Happy Feet Heads Home to Antarctica

By Diane Cordemans
Diane Cordemans
Diane Cordemans
August 29, 2011 Updated: October 1, 2015
The emperor penguin nicknamed 'Happy Feet' (C) is carried off a vehicle to be loaded onto the New Zealand research ship 'Tangaroa' in Wellington on Aug. 29, 2011, before making the four-day journey to the Southern Ocean, east of Campbell Island.  (Marty Melville/AFP/Getty Images)
The emperor penguin nicknamed 'Happy Feet' (C) is carried off a vehicle to be loaded onto the New Zealand research ship 'Tangaroa' in Wellington on Aug. 29, 2011, before making the four-day journey to the Southern Ocean, east of Campbell Island. (Marty Melville/AFP/Getty Images)

Happy Feet is on his way back to the Antarctica aboard NIWA’s largest research vessel, Tangaroa, after being nursed back to health at Wellington Zoo for the last nine weeks.

The National Institute of Water and Atmospheric Research’s (NIWA) ship had already been scheduled to head south for further studies on fish stocks and would putting Happy Feet into the ocean at around 53 degrees. The journey was expected to take four days.

The three and a half year old juvenile emperor penguin was discovered exhausted and hungry on Peka Peka Beach, Kapiti Coast on June 26, some 3000 kilometres from his feeding grounds. His plight shot him to celebrity status almost overnight.

Wellington Zoo media spokesperson, Kate Baker, said that it had been wonderful to see the outpouring of support for Happy Feet both in New Zealand and overseas. Public donations, which have reached $27,000, have covered Happy Feet’s care and medical treatment during his stay at the zoo.

Happy Feet in a specially built crate on the research ship Tangaroa awaiting the four-day trip back to the Southern Ocean, east of Campbell Island.  (Marty Melville/AFP/Getty Images)
Happy Feet in a specially built crate on the research ship Tangaroa awaiting the four-day trip back to the Southern Ocean, east of Campbell Island. (Marty Melville/AFP/Getty Images)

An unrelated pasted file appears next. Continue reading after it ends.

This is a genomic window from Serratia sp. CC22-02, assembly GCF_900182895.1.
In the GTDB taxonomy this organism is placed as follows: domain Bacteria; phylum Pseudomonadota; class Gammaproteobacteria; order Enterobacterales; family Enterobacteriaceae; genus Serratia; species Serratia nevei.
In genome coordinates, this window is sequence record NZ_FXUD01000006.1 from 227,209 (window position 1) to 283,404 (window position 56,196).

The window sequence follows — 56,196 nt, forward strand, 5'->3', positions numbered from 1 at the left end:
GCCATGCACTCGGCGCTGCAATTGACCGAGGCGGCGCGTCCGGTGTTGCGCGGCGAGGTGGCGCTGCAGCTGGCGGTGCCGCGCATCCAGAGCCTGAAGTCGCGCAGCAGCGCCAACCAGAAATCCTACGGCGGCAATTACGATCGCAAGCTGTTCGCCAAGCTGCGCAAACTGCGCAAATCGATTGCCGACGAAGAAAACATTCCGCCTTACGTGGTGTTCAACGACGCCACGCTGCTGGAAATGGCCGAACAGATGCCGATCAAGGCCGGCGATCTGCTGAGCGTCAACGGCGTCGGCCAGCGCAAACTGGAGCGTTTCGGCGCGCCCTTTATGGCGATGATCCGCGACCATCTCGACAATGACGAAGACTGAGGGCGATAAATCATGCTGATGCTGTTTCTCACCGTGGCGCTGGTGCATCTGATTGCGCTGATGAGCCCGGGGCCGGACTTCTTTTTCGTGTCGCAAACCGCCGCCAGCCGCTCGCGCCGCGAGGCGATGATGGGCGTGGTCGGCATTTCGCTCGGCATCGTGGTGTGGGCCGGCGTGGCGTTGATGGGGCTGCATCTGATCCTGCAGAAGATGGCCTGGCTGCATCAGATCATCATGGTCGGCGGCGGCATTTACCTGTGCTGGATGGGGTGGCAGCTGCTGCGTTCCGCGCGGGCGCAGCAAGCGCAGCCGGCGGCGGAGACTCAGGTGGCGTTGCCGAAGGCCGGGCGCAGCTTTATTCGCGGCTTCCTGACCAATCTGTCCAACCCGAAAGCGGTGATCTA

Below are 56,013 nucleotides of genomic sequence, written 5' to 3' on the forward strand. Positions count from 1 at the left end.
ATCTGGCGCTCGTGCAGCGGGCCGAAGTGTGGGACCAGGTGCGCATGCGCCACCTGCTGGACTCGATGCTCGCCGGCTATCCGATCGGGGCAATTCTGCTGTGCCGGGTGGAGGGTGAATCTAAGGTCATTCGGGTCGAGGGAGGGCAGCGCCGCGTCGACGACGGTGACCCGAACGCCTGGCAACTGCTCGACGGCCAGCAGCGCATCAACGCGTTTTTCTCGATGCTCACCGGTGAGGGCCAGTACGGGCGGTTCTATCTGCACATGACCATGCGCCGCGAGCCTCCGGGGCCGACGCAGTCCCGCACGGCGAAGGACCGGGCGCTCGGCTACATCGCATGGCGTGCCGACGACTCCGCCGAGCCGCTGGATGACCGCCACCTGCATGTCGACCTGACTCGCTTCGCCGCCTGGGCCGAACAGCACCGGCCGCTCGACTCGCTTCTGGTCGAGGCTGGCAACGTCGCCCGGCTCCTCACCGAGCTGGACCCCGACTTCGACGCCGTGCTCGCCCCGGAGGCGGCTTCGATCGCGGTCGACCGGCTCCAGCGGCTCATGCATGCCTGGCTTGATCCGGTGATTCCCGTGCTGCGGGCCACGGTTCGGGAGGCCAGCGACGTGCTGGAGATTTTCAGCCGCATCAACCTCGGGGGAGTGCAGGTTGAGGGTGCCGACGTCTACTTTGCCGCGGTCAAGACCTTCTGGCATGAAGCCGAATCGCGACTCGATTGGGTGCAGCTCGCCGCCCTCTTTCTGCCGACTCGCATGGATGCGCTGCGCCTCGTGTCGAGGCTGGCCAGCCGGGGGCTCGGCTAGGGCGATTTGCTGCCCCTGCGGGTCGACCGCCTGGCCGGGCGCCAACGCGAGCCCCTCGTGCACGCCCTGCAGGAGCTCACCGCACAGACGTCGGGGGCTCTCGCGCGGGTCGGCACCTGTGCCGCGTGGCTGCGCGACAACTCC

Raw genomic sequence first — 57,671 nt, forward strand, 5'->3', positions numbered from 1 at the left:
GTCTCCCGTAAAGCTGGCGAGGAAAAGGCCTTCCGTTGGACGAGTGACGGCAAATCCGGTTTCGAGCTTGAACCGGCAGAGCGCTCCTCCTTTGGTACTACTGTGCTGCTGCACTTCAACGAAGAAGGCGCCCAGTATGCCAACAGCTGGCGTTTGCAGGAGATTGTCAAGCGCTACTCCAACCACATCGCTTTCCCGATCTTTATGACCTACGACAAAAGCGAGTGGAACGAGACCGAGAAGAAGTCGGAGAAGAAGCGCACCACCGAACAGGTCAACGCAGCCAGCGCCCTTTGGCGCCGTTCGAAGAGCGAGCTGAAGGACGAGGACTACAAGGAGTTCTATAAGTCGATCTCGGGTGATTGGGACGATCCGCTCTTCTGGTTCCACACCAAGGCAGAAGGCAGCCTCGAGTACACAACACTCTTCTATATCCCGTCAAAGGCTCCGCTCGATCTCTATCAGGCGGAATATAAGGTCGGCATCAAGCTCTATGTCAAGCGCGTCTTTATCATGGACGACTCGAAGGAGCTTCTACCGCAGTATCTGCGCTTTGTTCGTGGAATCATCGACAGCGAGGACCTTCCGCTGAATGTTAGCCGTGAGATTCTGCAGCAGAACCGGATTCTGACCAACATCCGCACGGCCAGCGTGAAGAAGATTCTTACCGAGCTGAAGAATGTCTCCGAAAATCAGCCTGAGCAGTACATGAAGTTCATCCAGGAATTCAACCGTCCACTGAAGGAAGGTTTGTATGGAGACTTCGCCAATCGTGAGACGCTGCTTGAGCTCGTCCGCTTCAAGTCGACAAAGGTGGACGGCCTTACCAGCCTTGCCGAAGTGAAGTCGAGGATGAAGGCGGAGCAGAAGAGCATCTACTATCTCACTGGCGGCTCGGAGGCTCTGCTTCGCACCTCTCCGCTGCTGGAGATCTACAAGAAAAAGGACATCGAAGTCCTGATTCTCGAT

Happy Feet fans had the rare opportunity of seeing him in the flesh at a farewell party held at the zoo last Sunday. A goodbye card was signed by the 1700 visitors who watched the penguin being fitted with a Sirtrack satellite tracker.

The tracker would work for four or five months after which it would fall off when he begins to moult, said Ms Baker.

“He walked into his travel crate and from the travel crate on to the boat. Didn’t even need to be picked up,” she said describing Happy Feet boarding the Tangaroa, at Burnham Wharf, Wellington, last night.

Dr Lisa Argilla, manager of Veterinary Science at the zoo will be taking care of Happy Feet during the voyage assisted by NIWA staff. The penguin, who will be kept in a crate, requires a change of ice every morning to keep him cool and needs feeding every afternoon.

Associate Professor John Cockrem, from the Institute of Veterinary, Animal and Biomedical Science says the plan to release Happy Feet into the Southern Ocean is a good one.

“Fifty-three degrees south is at the upper range of the area where other juvenile emperor penguins will be at the moment. The two to four year olds generally head to sea before returning to Antarctica to breed at four or five years of age,” he said in a press release.

Penguins have a natural sun compass so Happy Feet will have no trouble finding his way home, Dr Cockrem says. “He seems to be in very good shape after rehabilitating at Wellington Zoo.”

The satellite-tracking device that has been attached to him would allow people to follow his progress on the Internet.